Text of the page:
Most children spend their summer vacation relaxing. But 10-year-old Andrew Gafford and his 9-year-old brother, Thomas, could not kick back knowing migrant families were in need. They started researching online and came across a national vigil called “Lights for Liberty: A Vigil to End Human Concentration Camps.”

The brothers joined forces with several other children to host a Lights of Liberty vigil Friday night at the Boulder Bandshell. The event, which drew more than 200 people, sought to protest “inhumane treatment of migrants.” It included a walk around the block, in which people held signs that read, “Close the Camps,” “Melt ICE”  and “Stop traumatizing children. Families belong together.”

Lights for Liberty is a coalition of people advocating for the human rights of migrants, according to its Facebook page. Across the state and the nation, many communities hosted protests. In Lafayette, a march to “Close the Camps” proceeded down U.S. 287 Friday night. While in Aurora, outside the Immigration and Customs Enforcement Center, roughly 2,000 protesters spoke out against potential ICE raids in Denver this weekend. According to an article in Westword, events with similar messages took place in  Cortez, Colorado Springs, Pueblo, Fort Collins, Glenwood Springs, Grand Junction and Durango.

Andrew and Thomas are from Boulder Creek, Calif., but are visiting their grandparents who live in Boulder. The brothers heard about the Lights of Liberty protest taking place in Aurora, but wanted to create something local in which Boulder County residents could participate.

Cliff Grassmick/Staff Photographer

More than 200 people attended a Lights of Liberty vigil for migrants and detained children at the bandshell in Boulder’s Central Park on Friday.

Andrew was among those who addressed the crowd Friday. Microphone in hand, he shouted his message.

“I don’t want our country to be known as the country that puts kids in cages,” he said.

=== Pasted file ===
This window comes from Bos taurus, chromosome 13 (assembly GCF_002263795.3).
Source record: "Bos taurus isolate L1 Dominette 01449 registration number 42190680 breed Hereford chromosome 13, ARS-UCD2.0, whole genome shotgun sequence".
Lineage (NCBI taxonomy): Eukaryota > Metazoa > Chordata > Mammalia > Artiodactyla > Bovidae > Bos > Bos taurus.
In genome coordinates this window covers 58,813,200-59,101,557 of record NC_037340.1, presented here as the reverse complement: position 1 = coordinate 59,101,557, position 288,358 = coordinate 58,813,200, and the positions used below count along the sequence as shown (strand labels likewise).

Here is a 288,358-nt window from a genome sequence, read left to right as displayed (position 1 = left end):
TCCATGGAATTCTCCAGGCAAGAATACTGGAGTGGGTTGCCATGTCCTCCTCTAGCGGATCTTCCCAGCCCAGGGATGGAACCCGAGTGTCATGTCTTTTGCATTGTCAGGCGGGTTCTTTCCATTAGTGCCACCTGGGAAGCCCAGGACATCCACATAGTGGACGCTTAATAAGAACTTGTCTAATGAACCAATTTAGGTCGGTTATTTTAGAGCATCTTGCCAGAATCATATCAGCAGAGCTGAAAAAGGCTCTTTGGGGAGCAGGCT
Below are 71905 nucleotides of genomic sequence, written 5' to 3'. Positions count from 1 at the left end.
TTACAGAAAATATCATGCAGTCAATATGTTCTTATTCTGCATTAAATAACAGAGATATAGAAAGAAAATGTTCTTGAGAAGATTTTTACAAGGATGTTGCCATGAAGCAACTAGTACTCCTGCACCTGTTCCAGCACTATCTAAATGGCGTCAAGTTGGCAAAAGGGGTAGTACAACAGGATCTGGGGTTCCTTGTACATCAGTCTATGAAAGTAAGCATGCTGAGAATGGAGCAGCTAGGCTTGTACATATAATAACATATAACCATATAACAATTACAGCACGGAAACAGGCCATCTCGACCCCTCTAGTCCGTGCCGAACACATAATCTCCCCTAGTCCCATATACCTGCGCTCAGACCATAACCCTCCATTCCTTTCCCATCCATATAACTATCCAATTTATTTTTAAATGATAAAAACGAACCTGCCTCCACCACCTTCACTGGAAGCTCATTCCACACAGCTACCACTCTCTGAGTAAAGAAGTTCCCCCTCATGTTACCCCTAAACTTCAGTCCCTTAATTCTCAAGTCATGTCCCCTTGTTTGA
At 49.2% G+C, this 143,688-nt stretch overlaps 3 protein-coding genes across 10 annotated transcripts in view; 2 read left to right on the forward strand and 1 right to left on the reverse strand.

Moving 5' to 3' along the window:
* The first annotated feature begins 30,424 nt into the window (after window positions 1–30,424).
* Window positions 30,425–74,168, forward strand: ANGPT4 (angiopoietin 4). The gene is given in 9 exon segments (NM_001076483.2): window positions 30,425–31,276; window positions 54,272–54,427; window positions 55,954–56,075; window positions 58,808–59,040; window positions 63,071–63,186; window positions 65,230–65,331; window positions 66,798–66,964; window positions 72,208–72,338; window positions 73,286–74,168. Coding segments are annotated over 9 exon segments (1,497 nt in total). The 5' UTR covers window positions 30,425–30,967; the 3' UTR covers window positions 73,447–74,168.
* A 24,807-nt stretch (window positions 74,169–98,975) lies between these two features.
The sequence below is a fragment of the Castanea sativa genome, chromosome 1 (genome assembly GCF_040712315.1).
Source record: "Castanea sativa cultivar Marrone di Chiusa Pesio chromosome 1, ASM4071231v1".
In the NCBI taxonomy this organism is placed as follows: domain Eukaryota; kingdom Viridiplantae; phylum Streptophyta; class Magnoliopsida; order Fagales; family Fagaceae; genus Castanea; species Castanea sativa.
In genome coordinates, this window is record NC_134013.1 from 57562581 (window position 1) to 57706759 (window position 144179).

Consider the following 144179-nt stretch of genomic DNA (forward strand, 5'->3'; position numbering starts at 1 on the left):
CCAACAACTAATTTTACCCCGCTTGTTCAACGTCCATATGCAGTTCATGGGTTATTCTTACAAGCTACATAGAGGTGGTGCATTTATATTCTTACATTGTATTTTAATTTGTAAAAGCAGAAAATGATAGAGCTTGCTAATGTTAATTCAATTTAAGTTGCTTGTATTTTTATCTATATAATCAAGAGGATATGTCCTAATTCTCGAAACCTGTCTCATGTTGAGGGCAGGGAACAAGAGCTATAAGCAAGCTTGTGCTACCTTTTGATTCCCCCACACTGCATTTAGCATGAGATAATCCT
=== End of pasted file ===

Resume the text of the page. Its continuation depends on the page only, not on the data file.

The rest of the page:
For his part, Thomas said he was proud to see so many turn out to support the cause.

“It feels like we didn’t do all this work for nothing,” he said.

Other children joined Andrew and Thomas in their effort. Liam Ricklin, 13, set up a lemonade stand and raised almost $200. He donated the money to Kids in Need of Defense — an organization dedicated to making sure migrant children are represented in court with an attorney.

During the event, several speakers addressed the crowd, including Marcus Trevino-Conroy of Out Boulder County and state Rep. Jonathan Singer.

“You can see just by the crowd assembling here that we want to send a strong message to Washington, D.C., that this is not how we treat our neighbors,” Singer said. “We are going to do everything we can until we shut down the concentration camps.

He drew parallels between history and the detention centers today.

“Having grown up in the Jewish faith and having understood what the roundups first meant, whether it was Nazi Germany or whether it was Camp Amache (a Japanese internment camp), that is what it is,” Singer said, “we are concentrating mass amount of people in inhumane ways.”

During his address to the crowd, Singer invited people to attend an ICE confirmer and legal observer training his office helped coordinate with local nonprofits. The training will teach people how to advocate for immigrants and provide support to their families, he said. Those interested in attending are asked to call 303-875-4727.

In an email Friday, Carol Rusnok , a director of communications for ICE’s Dallas-based office, responded to the Boulder vigil and said migrant children are not being housed in Colorado.

“All unaccompanied alien children are overseen by Health and Human Services,” Rusnok said. “U.S. Immigration and Customs Enforcement fully respects the constitutional rights of all people to peacefully express their opinions. That being said, ICE remains committed to performing its immigration enforcement mission consistent with federal law and agency policy.”

Many who attend the vigil Friday noted they also were there to speak out against proposed ICE raids in Denver and across the country. President Donald Trump on Friday announced that mass arrests of migrants would begin on Sunday after they were called off in June to give Democrats two weeks to change laws governing asylum in the United States.

Boulder County commissioners on Friday sent an email in response to the potential raids.

“These raids do not serve as a constructive action to address the fragmented and broken immigration system in our country,” commissioners stated. “Instead, they serve to instill fear and insecurity and feed anti-immigrant and racist sentiments that divide and separate neighbors and neighborhoods from each other.”

Cliff Grassmick/Staff Photographer

Roxie Ricklin, 5, puts her head down on a “Resist” sign on her father’s lap during the Lights of Liberty vigil on Friday in Boulder.


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